Nomura’s Quantitative Research report, Why gold is cheap in Asia, dated 16 August 2011, on why Asian nominal income growth and not US CPI has been the driver of the gold bull market. It provides a crucial perspective shift in understanding that gold has become a global commodity with global demand drivers and has been heavily influenced by Asian economic growth.
Gold has moved in and out of vogue many times over the past 100 years. Figure 6 provides perspective to the drop in gold prices that occurred at the end of 2011. A price correction was arguably overdue, especially in the context of the cyclicality of certain demand segments and the above-trend price increases in mid-2011. That said, our analysis suggests that the forces that have pushed gold up by 480% in the past 10 years are still in force and could well be exacerbated over the medium term.
Gold price appreciation has increased exponentially since the market stabilisation following the initial impact of the 2008 financial crisis. Concerns around the stability of fiat monetary systems in conjunction with exceedingly high sovereign debt levels are leading investors to review alternative stores of value, increasing gold investment demand.
Gold certainly has a long and well-established pedigree when placed in the context of its historical role in financial markets. We expect this re-emergence of gold as an asset class to persist over the medium term even as the world emerges from the sovereign debt crisis and continued shifts in the global economic landscape will see further shifts in reserve currency systems.
This is likely to have important implications for the gold producers. Figure 8 shows global P/E multiples for gold equities remain remarkably constrained despite the shift in gold prices seen over the past 10 years.
The practical constraints of re-implementing a gold standard system after the financial innovations of the past 40 years make a return to a Bretton Woods type system unrealistic, especially when we consider the gold standard’s lack of flexibility in implementing Keynesian or monetarist economic policies. However, it is important in the light of the current fragility of the world’s financial system and the ongoing paradigm shift with regard to the value of fiat currencies, to analyse gold from a broader historical perspective. This time might not be different.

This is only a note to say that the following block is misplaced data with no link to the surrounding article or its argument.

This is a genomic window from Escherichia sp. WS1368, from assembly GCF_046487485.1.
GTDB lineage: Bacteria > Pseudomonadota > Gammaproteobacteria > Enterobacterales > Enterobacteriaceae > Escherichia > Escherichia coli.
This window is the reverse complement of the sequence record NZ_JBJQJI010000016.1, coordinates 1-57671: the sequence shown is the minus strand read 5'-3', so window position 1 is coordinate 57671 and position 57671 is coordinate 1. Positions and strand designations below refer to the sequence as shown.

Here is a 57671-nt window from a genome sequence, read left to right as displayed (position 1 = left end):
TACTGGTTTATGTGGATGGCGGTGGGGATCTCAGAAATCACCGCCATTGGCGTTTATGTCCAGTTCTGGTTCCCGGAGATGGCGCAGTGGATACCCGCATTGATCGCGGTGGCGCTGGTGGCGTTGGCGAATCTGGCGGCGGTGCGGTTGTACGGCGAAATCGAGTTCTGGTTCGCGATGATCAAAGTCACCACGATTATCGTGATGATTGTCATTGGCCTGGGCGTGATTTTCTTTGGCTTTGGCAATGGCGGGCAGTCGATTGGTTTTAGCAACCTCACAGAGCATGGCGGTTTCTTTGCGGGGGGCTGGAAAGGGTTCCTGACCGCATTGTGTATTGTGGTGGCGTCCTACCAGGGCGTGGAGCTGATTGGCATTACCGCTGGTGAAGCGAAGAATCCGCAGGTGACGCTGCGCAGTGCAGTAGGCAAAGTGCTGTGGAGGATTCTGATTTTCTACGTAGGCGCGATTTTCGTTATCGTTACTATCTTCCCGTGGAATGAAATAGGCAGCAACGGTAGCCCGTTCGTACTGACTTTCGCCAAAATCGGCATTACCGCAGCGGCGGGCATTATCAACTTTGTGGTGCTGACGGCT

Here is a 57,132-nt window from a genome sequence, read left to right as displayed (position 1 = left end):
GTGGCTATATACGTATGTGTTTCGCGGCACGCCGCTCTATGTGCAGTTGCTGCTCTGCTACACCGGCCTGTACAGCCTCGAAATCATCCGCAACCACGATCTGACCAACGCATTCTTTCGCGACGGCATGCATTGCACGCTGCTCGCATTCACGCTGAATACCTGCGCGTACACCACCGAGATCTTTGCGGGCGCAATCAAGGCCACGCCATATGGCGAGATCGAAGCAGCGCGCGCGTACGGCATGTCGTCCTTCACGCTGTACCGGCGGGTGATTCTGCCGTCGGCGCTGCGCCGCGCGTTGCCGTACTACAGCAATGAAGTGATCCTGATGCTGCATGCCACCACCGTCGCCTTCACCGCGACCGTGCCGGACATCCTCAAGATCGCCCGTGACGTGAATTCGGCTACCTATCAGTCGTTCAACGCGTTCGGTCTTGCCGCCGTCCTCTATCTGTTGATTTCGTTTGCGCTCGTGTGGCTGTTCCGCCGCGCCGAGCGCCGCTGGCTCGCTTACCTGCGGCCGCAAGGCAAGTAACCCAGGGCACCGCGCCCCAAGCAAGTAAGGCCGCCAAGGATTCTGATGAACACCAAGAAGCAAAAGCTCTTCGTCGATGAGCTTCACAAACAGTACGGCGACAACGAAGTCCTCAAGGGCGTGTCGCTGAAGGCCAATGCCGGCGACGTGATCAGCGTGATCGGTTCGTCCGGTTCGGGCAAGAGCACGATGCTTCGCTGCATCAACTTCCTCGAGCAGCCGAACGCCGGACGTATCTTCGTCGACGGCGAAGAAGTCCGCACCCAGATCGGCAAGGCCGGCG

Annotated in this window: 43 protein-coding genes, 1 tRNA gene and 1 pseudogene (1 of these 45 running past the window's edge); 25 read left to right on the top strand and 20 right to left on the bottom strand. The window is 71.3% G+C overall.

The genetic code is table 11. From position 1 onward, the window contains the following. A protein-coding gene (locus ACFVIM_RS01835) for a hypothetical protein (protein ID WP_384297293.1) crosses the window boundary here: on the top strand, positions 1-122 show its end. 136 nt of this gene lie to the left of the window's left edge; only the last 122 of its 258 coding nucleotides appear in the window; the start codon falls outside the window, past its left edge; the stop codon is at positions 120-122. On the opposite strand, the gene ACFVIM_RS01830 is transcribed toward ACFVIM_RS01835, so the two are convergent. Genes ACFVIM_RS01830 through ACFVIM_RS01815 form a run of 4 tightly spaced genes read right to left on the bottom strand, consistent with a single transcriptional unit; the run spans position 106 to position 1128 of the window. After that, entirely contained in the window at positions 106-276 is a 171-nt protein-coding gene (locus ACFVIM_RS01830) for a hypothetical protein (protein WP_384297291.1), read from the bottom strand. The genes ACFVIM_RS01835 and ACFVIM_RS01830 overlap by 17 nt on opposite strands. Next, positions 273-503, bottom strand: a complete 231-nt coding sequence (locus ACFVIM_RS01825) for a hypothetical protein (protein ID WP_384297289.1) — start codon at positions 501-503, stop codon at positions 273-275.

In addition to the paradigm shift questioning faith in fiat currencies and longer-term shifts in world reserve currency systems; from a fundamental perspective, various longer-term trends are supportive of the gold price including:
- secular demand growth from Asia,
- a lack of flexibility in medium-term mine supply growth potential; and
- a shift in emerging market central bank attitudes toward gold as part of reserves
Short-term volatility drivers
The exogenous risks are likely to favour gold prices, as well, in the context of a limited response from near-term new mine supply. There are a number of factors that could cause gold to trade above our estimates in the short term. These include:
- the perceived threat from elevated inflation expectations from potential further quantitative easing,
- the potential for a lack of alternatives to the eurozone crisis, other than monetisation of debt and
- an increase in investor activity in an era with expected near-zero real interest rates.
The speed of the changing fundamentals within various sub-segment demand categories will no doubt add volatility to the gold price. Current weakness in the Indian rupee has seen Indian gold imports fall sharply. Financial system deleveraging can place pressure on investment demand for gold, which tends to be a larger proportion of demand than for other commodities.
Overall, our analysis suggests that the gold price remains well supported over the medium term, albeit with potentially high volatility from the demand perspective causing wide potential swings.
For Nomura’s forecasts on future gold prices, supply and demand trends, and what this means for gold equities, read the full 105 page report at Zero Hedge.